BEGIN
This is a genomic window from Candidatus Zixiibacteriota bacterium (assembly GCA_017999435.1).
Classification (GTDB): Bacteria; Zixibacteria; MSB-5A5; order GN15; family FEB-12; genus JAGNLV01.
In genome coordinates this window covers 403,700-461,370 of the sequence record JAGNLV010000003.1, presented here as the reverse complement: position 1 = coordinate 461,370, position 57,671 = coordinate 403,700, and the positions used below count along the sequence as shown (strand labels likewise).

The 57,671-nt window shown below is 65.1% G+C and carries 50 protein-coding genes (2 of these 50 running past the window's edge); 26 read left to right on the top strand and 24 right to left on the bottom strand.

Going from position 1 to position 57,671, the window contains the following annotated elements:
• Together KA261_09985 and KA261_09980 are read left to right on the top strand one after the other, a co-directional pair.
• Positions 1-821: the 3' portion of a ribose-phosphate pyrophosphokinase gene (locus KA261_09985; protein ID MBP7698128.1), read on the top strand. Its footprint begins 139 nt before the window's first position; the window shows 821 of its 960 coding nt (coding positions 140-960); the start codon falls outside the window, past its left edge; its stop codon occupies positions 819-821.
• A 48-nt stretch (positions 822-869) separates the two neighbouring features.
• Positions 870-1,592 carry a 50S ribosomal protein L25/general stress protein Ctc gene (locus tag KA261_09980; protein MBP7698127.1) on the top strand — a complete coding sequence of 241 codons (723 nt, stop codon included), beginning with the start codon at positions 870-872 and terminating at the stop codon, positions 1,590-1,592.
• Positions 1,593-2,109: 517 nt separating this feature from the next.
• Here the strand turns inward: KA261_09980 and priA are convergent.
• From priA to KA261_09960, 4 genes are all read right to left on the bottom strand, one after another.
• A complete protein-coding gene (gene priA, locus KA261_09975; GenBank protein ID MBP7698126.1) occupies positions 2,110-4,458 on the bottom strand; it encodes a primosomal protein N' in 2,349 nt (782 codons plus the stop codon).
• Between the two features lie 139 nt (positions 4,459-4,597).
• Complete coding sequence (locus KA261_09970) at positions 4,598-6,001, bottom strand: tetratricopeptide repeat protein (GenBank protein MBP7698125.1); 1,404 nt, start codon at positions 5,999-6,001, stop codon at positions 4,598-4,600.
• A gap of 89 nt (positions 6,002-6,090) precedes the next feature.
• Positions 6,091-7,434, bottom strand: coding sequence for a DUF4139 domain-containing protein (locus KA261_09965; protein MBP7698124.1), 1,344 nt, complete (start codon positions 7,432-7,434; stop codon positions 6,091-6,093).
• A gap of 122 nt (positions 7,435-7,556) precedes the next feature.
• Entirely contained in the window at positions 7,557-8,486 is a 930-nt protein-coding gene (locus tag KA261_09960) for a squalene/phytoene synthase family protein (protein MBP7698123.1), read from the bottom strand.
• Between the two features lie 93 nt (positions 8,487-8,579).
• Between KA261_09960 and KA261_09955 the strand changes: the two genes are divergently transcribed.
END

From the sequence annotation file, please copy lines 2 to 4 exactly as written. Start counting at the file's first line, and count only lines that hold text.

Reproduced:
Classification (GTDB): Bacteria; Zixibacteria; MSB-5A5; order GN15; family FEB-12; genus JAGNLV01.
In genome coordinates this window covers 403,700-461,370 of the sequence record JAGNLV010000003.1, presented here as the reverse complement: position 1 = coordinate 461,370, position 57,671 = coordinate 403,700, and the positions used below count along the sequence as shown (strand labels likewise).

The 57,671-nt window shown below is 65.1% G+C and carries 50 protein-coding genes (2 of these 50 running past the window's edge); 26 read left to right on the top strand and 24 right to left on the bottom strand.